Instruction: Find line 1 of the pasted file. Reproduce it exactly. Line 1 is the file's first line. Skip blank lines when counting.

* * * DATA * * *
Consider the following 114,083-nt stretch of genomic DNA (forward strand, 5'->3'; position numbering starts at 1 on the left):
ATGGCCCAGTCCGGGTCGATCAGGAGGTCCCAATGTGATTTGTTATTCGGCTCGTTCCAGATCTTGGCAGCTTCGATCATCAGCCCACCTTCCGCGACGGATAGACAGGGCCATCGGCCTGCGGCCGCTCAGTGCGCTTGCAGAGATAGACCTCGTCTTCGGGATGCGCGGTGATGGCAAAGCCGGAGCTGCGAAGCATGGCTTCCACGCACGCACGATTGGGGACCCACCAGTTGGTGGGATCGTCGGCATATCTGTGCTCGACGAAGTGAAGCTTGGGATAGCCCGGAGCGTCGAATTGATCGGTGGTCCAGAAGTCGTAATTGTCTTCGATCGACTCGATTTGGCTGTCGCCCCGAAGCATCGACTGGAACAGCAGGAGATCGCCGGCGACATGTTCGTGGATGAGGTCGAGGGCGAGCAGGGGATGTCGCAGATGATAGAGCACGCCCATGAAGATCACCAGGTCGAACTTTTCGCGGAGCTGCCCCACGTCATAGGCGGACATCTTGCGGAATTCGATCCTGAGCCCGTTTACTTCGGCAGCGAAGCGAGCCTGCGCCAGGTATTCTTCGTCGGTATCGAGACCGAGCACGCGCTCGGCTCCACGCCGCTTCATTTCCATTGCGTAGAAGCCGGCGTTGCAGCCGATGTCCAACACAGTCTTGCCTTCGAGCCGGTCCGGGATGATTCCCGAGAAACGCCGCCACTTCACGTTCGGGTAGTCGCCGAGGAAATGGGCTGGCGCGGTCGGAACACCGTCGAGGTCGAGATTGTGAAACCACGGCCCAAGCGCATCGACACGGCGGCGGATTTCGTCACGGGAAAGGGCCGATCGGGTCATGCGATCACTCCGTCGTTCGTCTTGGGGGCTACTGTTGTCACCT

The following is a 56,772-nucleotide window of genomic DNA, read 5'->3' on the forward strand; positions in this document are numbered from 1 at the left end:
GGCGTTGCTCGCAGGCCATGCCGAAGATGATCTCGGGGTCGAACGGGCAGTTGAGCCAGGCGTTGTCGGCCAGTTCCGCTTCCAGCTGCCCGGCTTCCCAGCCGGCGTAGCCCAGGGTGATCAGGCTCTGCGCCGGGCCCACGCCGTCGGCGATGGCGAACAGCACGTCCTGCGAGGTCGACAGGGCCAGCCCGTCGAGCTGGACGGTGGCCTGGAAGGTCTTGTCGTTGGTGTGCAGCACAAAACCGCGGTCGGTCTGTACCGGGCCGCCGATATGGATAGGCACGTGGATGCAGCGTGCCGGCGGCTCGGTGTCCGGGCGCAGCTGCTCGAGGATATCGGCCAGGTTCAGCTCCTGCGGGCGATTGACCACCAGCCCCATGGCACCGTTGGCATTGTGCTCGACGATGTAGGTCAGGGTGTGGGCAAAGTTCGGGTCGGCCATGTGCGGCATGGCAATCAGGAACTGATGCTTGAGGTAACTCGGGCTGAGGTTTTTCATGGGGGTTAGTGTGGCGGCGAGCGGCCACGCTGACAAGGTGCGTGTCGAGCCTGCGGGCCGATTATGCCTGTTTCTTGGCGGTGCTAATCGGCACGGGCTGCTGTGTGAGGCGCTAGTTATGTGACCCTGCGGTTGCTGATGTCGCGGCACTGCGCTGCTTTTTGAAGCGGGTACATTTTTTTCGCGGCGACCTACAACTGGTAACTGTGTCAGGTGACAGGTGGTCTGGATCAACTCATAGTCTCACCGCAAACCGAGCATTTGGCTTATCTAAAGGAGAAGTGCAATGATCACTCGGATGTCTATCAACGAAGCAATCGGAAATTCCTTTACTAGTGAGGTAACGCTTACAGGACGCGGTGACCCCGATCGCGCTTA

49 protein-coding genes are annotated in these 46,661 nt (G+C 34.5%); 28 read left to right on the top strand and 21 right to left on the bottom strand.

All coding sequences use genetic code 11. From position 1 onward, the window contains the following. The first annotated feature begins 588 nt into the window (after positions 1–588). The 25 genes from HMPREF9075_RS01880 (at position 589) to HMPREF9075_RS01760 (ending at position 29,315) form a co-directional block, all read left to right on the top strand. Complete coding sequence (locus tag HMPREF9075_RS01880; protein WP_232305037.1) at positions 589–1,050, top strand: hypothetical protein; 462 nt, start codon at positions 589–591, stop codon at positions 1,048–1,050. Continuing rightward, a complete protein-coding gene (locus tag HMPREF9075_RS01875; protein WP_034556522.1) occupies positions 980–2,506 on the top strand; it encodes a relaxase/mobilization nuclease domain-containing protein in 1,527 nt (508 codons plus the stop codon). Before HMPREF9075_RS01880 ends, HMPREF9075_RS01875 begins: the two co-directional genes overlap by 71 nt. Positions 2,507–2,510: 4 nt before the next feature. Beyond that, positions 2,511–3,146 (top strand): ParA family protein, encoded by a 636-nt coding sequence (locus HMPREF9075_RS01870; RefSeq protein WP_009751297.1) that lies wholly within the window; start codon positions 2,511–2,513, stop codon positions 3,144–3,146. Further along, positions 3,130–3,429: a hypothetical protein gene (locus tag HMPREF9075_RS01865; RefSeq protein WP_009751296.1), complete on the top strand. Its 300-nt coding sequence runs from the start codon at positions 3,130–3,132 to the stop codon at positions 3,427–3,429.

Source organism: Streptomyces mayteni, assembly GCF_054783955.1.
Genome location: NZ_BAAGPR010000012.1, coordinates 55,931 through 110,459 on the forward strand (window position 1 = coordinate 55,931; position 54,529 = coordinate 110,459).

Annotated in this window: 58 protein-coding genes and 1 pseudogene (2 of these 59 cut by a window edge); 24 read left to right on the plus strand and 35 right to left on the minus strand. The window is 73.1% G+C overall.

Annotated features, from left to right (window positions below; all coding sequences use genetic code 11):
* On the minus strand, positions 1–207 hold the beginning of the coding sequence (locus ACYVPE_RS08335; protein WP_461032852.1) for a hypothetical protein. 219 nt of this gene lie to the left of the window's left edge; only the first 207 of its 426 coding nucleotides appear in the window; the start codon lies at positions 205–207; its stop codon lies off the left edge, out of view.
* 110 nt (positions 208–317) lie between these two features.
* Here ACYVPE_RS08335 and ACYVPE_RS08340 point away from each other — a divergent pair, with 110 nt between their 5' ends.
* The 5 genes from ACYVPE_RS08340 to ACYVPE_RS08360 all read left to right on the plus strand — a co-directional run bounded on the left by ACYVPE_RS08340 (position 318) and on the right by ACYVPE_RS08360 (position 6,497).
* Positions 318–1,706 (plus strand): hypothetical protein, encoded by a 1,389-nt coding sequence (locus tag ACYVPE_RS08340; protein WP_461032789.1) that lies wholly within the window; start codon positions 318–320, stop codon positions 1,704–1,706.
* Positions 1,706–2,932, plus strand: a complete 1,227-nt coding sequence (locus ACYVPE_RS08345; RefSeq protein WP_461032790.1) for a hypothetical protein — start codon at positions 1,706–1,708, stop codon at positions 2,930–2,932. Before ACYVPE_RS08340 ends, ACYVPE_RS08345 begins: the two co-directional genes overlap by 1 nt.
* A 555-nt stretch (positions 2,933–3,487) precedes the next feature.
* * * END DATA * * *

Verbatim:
Consider the following 114,083-nt stretch of genomic DNA (forward strand, 5'->3'; position numbering starts at 1 on the left):